Most large banks have traditionally avoided investing in cryptocurrencies like bitcoin, which are viewed as too controversial and scandal-plagued to associate with. But that may be changing, as Goldman Sachs is taking steps to create the first bitcoin trading operation on Wall Street.
Goldman, who hired former Seven Eight Capital electronic trader Justin Schmidt as its first digital asset trader, plans to use its money to trade with clients on bitcoin-linked contracts. They will also offer a flexible future called a non-deliverable forward to their clientele. Goldman will not buy and sell bitcoin upon launching their new service, though the team in charge of the new program left open that possibility in the future (pending regulatory approval and ability to negate the risks that come with holding the currency.)
The past two years have seen cryptocurrency prices and profiles boom – even so, traditional, well-established institutions have been slower to come on board to what they perceived as a regulatory minefield. But they have had a hard time ignoring skyrocketing prices, and with payment services like Square now offering bitcoin services and some commodity exchanges trading bitcoin futures contracts, it appears cryptocurrencies are well on their way to the mainstream.
The decision is not without risk – the same uncertainties about future regulatory climate that precipitated bitcoin’s sharp decline in value earlier this year remain, and the company needs to find a way of securing their holdings that meets Wall Street standards. But Goldman’s board of directors ultimately approved the decision to begin trading bitcoin contracts after ensuring its legitimacy, having found it increasingly difficult to ignore inquiries from its clients about digital currencies. Some were clamoring to hold it as a limited-supply commodity, like gold; multiple hedge funds and endowments reached out asking for advice on how to handle crypto that had come into their possession. “It resonates with us when a client says, ‘I want to hold bitcoin or bitcoin futures because I think it is an alternate store of value,’” said Rana Yared, part of the team of Goldman executives assigned to the project.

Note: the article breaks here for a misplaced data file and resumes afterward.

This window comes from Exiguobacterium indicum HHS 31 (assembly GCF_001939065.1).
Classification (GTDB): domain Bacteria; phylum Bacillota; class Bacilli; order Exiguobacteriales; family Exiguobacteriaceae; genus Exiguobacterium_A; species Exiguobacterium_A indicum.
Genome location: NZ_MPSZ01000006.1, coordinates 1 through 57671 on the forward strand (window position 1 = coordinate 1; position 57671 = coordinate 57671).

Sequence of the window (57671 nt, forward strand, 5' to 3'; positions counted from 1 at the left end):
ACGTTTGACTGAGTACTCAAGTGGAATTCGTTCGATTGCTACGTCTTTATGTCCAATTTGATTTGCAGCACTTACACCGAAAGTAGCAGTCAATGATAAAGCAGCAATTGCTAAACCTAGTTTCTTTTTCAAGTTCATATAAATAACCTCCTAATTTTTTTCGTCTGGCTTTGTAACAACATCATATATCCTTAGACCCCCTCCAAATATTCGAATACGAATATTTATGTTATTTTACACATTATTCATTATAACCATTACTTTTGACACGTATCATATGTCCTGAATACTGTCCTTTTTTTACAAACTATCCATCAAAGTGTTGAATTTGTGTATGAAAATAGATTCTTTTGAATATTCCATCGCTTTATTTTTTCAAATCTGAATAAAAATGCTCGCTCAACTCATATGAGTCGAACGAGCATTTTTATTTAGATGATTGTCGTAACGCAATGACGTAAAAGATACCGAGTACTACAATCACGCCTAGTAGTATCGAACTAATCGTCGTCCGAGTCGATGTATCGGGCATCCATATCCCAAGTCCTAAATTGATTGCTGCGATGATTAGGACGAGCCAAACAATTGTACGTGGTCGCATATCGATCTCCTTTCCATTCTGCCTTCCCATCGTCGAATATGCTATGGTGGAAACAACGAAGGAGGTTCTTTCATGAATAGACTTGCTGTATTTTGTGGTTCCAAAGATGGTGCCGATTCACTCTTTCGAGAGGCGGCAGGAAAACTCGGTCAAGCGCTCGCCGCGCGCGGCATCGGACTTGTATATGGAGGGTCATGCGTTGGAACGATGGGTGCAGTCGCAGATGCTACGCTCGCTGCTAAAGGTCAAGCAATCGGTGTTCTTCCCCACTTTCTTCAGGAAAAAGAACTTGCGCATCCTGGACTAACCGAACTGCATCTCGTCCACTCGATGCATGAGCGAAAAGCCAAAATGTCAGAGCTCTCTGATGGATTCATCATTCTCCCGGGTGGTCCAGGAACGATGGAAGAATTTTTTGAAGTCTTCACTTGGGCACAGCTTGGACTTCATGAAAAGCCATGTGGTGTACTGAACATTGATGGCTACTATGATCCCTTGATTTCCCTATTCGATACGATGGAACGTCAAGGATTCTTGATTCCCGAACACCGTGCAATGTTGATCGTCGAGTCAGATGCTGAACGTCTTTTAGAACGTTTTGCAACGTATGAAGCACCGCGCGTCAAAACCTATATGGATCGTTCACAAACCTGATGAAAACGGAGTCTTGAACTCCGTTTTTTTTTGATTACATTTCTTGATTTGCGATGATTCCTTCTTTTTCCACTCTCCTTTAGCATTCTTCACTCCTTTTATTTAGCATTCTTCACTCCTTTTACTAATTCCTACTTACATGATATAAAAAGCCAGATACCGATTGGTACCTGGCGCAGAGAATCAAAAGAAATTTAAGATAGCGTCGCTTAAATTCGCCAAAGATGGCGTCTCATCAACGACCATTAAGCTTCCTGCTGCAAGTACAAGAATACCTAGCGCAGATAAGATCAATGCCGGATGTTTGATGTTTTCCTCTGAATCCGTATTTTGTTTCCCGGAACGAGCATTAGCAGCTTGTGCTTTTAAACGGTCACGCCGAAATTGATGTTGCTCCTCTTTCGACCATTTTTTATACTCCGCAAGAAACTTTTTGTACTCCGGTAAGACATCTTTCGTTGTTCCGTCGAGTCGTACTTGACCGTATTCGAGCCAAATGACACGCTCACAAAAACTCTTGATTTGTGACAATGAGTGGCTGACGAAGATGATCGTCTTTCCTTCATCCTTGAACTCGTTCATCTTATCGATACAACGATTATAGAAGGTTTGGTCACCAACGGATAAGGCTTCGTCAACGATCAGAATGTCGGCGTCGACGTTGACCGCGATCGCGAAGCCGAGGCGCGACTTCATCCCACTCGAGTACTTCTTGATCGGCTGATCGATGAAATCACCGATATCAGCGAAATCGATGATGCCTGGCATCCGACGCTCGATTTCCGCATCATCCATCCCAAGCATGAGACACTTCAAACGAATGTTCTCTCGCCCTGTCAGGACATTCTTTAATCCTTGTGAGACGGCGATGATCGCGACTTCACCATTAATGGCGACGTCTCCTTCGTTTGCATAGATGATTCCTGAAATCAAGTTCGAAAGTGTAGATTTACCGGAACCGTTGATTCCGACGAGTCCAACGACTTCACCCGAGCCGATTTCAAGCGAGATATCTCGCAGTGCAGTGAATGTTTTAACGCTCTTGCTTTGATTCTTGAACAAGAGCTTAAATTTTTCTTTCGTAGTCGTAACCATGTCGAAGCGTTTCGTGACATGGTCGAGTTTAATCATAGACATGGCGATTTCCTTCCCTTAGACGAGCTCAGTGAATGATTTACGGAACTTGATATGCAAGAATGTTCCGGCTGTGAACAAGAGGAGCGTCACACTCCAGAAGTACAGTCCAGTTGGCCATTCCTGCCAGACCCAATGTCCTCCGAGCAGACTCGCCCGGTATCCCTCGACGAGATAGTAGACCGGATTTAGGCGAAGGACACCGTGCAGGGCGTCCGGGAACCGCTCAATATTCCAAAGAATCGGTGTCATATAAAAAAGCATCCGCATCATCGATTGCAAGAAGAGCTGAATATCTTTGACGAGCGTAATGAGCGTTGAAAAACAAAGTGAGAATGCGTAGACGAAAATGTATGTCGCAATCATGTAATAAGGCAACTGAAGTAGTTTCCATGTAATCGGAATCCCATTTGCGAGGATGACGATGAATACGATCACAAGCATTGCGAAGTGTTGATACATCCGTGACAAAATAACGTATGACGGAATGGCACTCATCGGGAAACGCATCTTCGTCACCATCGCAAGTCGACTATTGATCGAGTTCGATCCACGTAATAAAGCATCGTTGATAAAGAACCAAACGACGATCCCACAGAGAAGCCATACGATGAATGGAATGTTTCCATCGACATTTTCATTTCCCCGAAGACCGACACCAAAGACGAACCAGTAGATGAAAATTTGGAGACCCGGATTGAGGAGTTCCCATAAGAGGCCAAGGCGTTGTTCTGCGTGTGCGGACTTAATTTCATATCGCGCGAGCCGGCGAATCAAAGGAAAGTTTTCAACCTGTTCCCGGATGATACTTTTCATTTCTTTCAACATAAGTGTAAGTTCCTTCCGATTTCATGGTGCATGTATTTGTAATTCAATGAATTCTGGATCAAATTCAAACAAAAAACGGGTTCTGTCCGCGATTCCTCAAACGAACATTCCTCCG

The banking giant remains realistic in assessing digital currencies – “I would not describe myself as a true believer who wakes up thinking bitcoin will take over the world,” said Yared. But one of the world’s biggest banks showing interest in bitcoin is a major legitimizing factor for all cryptocurrency. This is a logical step as Goldman works to position themselves as the most technically-sophisticated firm on Wall Street – and they remain acutely aware of the consequences. “It is not a new risk that we don’t understand,” added Yared. “It is just a heightened risk that we need to be extra aware of here.”